* Dollar climbs after Yellen's upbeat labour market comments
* European markets poised for flat to lower start
* Gold down as Fed comments offset Berlin, Ankara attacks'
* Oil slides as investors take profits ahead of holidays
By Nichola Saminather
SINGAPORE, Dec 20 The yen edged down on Tuesday
after the Bank of Japan held policy steady, shedding some gains
made following killings in Germany and Turkey, while regional
stocks were mixed after Federal Reserve Chair Janet Yellen's
European stocks were also poised to open mixed, with
financial spreadbetter CMC Markets predicting Britain's FTSE 100
and Germany's DAX will open little changed, and
France's CAC 40 will start the day about 0.2 percent
The BOJ maintained its pledge to guide short-term rates at
minus 0.1 percent and the 10-year government bond yield around
zero percent, while offering a more upbeat view of the economy
than in its Nov. 1 assessment.
Stating that the economy continues to recover moderately as
a trend, the central bank signalled its conviction that a
generally weak yen and a rebound in overseas demand will lift
prospects for a solid recovery.
The U.S. dollar advanced 0.6 percent to 117.89 yen, after
closing 0.7 percent lower on Monday.
The greenback has risen 12 percent versus the yen since
Donald Trump's surprise election victory, on his promises of
increased fiscal stimulus.
Trump formally won the U.S. presidency on Monday after
receiving more than the 270 Electoral College votes required to
MSCI's broadest index of Asia-Pacific shares outside Japan
shed earlier gains to trade down 0.2 percent.
Volumes were low in some markets ahead of year-end holidays.
Japan's Nikkei, flat before the BOJ decision, ended
the day up 0.5 percent.
"There was no particular surprise from the policy meeting,
but investors are happy that the economy's fundamentals are
finally rising after the BOJ expressed an upbeat view of the
economy," said Takuya Takahashi, a strategist at Daiwa
China's CSI 300 index slid 0.6 percent, as
Beijing's move to tighten supervision of shadow banking
activities and persistent liquidity concerns restrained risk
appetite. Hong Kong stocks dropped 0.5 percent.
Wall Street ended higher on Monday, albeit below the
session's highs, as optimism over Yellen's comments about the
U.S. labour market offset some of the risk aversion following
the deaths in Germany and Turkey, and a shooting attack in a
mosque in Switzerland.
"Yellen painted a very positive picture in her commentary
overnight," said James Woods, global investment strategist at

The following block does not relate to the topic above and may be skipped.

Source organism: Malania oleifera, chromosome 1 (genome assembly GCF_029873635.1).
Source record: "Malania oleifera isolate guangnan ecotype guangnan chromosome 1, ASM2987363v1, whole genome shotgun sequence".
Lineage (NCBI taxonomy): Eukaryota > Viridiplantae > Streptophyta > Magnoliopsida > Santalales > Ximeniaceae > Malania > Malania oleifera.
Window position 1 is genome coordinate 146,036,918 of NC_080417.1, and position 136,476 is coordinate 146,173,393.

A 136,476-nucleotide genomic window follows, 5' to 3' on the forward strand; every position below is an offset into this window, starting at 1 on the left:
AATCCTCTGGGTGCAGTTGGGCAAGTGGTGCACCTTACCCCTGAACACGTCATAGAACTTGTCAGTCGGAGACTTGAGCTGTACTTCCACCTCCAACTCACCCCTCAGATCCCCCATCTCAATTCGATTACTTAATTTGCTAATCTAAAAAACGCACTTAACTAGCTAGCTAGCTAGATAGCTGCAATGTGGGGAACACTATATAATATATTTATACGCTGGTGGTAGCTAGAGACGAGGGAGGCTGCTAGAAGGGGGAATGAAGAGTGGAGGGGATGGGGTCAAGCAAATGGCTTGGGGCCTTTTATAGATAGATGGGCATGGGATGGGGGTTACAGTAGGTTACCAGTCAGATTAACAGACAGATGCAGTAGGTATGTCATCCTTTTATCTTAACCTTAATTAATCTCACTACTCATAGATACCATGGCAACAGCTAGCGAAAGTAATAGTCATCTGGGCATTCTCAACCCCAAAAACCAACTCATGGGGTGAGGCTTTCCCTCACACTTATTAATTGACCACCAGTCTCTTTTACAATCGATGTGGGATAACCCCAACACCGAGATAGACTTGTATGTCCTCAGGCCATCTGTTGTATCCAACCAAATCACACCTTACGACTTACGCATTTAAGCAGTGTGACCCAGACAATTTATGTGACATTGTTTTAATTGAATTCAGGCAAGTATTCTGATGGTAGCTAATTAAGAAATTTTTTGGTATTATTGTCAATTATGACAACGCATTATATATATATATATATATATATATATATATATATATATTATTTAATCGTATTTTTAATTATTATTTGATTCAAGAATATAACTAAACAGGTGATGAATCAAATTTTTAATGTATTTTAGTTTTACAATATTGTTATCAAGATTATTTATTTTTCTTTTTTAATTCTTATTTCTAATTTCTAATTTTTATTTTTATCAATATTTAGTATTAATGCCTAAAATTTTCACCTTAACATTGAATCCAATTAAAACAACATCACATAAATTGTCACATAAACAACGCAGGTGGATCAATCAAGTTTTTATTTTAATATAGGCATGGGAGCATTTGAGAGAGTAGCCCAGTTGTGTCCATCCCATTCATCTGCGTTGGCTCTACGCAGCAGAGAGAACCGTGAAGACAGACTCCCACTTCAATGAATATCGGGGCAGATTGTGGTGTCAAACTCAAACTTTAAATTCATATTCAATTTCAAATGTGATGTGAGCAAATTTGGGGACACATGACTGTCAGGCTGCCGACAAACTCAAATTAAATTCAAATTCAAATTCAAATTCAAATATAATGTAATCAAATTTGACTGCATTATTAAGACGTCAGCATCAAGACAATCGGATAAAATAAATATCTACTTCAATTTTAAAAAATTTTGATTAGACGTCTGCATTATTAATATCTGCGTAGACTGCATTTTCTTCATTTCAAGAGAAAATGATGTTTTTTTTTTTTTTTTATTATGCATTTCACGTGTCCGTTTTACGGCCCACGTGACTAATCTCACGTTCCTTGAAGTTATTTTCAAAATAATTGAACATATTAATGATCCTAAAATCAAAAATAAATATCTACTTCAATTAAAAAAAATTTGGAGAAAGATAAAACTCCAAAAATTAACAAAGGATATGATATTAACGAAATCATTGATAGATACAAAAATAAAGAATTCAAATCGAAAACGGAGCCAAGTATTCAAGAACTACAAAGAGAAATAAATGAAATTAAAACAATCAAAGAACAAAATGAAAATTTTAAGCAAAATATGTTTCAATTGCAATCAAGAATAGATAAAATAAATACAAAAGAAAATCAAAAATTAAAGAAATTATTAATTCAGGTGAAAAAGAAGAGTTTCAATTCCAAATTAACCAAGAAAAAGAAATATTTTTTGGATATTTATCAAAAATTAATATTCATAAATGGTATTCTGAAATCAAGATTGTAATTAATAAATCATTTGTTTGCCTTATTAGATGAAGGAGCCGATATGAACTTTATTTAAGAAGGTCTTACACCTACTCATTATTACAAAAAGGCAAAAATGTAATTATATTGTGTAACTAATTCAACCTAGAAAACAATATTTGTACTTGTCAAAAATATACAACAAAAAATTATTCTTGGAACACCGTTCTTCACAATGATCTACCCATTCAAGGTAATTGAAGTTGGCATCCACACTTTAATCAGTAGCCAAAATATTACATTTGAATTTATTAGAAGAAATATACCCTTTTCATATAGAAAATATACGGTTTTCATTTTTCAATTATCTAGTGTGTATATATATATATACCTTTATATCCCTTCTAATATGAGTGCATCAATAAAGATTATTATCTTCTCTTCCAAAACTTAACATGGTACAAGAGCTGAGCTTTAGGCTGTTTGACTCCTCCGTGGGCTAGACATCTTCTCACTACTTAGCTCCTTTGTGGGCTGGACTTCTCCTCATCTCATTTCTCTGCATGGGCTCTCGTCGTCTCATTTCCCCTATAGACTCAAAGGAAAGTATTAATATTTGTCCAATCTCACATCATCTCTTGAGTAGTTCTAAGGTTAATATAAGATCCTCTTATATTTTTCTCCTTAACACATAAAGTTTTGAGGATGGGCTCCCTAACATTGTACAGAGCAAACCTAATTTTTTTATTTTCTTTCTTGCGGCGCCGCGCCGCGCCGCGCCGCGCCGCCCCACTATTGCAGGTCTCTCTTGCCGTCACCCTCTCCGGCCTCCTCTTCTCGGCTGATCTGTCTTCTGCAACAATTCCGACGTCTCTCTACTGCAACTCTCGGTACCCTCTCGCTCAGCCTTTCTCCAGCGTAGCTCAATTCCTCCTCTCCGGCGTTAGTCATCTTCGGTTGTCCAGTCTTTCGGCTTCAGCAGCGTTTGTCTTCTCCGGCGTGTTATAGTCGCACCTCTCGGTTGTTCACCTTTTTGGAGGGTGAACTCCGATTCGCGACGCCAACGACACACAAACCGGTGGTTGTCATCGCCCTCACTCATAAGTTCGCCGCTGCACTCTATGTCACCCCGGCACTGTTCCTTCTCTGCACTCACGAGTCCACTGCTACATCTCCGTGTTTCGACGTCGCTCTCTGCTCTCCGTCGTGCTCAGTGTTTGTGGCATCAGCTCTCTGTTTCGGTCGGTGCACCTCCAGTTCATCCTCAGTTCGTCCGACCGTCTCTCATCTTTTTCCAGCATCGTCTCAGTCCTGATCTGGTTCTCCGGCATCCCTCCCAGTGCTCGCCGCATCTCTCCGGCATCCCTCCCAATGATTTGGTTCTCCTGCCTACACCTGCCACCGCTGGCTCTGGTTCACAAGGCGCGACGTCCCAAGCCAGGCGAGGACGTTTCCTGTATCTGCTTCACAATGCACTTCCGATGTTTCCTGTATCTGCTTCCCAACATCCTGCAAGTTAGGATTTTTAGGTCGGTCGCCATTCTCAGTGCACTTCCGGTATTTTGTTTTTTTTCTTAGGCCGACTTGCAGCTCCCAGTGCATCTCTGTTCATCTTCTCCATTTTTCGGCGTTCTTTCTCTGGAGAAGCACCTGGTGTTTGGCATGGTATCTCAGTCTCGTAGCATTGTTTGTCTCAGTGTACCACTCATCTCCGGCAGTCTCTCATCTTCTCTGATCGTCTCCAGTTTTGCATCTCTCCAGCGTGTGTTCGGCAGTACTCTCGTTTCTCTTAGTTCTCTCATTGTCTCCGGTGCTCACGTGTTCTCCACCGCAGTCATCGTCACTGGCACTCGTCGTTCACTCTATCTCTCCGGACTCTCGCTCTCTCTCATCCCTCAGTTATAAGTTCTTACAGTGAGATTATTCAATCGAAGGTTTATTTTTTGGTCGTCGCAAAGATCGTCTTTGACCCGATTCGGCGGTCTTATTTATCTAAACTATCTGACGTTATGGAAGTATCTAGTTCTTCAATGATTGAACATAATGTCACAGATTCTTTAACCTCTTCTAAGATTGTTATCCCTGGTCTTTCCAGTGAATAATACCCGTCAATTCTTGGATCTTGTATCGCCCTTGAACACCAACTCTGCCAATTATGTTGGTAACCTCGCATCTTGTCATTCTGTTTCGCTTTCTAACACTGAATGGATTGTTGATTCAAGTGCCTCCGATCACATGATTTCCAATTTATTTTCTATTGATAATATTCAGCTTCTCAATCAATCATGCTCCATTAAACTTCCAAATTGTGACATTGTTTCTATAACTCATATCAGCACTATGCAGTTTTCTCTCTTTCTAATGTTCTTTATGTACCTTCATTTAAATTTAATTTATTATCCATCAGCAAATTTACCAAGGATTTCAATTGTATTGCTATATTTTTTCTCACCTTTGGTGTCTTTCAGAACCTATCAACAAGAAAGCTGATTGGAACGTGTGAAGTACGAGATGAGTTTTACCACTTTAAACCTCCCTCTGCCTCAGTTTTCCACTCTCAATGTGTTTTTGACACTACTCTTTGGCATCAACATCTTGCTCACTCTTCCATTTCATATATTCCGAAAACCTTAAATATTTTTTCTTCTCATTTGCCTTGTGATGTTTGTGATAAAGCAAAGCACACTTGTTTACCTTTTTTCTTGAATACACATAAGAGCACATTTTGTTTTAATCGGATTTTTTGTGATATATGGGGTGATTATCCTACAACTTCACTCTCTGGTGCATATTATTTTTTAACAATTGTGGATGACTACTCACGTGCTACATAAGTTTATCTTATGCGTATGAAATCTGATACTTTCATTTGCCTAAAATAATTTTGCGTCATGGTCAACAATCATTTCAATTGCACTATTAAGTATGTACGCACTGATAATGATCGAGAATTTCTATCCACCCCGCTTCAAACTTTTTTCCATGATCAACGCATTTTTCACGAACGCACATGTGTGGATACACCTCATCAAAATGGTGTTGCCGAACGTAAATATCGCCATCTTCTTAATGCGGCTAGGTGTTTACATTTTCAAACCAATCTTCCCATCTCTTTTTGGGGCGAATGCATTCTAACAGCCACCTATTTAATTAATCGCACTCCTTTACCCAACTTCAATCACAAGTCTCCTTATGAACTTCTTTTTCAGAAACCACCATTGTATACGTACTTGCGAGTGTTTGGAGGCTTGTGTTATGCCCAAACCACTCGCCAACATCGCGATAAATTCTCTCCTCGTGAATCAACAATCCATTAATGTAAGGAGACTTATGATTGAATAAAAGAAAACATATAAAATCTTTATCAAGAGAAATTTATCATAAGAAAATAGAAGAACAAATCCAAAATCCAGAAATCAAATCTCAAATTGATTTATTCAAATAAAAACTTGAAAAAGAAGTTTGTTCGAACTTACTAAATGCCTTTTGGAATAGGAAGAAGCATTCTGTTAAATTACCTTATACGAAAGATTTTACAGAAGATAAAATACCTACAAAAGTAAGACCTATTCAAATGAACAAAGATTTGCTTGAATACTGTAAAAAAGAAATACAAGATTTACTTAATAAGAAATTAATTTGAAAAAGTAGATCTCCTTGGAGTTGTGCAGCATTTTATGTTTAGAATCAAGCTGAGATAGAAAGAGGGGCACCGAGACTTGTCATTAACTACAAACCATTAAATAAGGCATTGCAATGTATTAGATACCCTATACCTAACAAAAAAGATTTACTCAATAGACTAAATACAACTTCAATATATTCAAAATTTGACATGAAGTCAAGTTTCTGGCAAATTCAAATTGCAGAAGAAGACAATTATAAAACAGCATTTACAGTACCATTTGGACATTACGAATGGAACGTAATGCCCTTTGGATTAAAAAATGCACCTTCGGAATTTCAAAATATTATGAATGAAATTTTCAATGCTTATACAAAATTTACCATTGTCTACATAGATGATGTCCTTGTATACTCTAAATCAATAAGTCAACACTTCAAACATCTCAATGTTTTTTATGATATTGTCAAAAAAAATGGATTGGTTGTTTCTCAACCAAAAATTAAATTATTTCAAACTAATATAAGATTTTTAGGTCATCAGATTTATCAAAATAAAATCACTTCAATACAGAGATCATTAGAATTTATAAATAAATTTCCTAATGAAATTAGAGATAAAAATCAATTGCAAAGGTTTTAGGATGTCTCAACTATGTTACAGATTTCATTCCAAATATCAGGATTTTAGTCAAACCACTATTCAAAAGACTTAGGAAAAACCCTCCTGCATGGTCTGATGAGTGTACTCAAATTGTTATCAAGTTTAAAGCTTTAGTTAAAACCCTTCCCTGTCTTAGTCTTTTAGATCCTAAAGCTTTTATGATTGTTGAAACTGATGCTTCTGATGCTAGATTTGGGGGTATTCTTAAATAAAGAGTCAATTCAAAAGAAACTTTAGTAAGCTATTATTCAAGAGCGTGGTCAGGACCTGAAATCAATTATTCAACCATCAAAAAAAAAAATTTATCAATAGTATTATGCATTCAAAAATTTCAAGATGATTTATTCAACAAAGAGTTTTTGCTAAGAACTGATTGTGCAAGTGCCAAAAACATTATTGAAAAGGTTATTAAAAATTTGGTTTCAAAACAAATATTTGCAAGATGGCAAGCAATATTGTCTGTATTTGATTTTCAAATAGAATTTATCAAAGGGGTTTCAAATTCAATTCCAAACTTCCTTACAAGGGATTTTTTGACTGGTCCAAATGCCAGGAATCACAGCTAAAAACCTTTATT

Rivkin Securities in Sydney.
"The (Federal Open Market Committee) has done a fantastic
job preparing the market for this second and subsequent hikes.
Importantly they have continued to stress that the FOMC remains
data dependent, only hiking when the underlying fundamentals of
the economy support this."
Still, markets were rattled after a truck ploughed into a
crowded Christmas market in central Berlin Monday evening,
killing 12 people and injuring 48 others.
Berlin police said on Twitter on Tuesday that investigators
assume the truck was driven into the crowd intentionally in a
suspected terrorist attack, and that a Polish man found dead in
the truck was not controlling it.
The euro, which slid 0.5 percent to $1.0401 on
Monday, extended losses to trade 0.15 percent lower at $1.03855
Pressure also came on the euro after the Russian ambassador
to Turkey, Andrei Karlov, was shot and killed at an art gallery
in Ankara, the capital.
The Turkish lira recovered 0.3 percent to 3.5196 per dollar
on Tuesday after falling 0.7 percent on Monday. The rouble was
steady at 61.8926 per dollar. It slumped to as low as 62.0907
per dollar on Monday but recovered to end the day up 0.3 percent
In Switzerland, a man stormed into a Zurich mosque on Monday
evening and opened fire on people praying, injuring three, Swiss
The safe haven Swiss franc remained resilient, holding
steady at 1.068 per euro, following a 0.4 percent gain on
The dollar index, which tracks the greenback against
a basket of six global peers, climbed 0.2 percent to 103.37 on
Tuesday, extending Monday's 0.2 percent gain after Yellen's
upbeat labour market assessment.
Gold, which rose 0.4 percent on Monday, pulled back
0.3 percent to $1,135.06 an ounce, as the prospect of further
U.S. rate hikes outweighed geopolitical concerns.
Oil prices also eased as traders began to unwind positions
in the run-up to the holiday season.
U.S. crude slid 0.4 percent to $51.91 per barrel.
Global benchmark Brent slipped 0.2 percent to
(Reporting by Nichola Saminather; additional reporting by Ayai
Tomisawa in Tokyo; Editing by Eric Meijer and Richard Borsuk)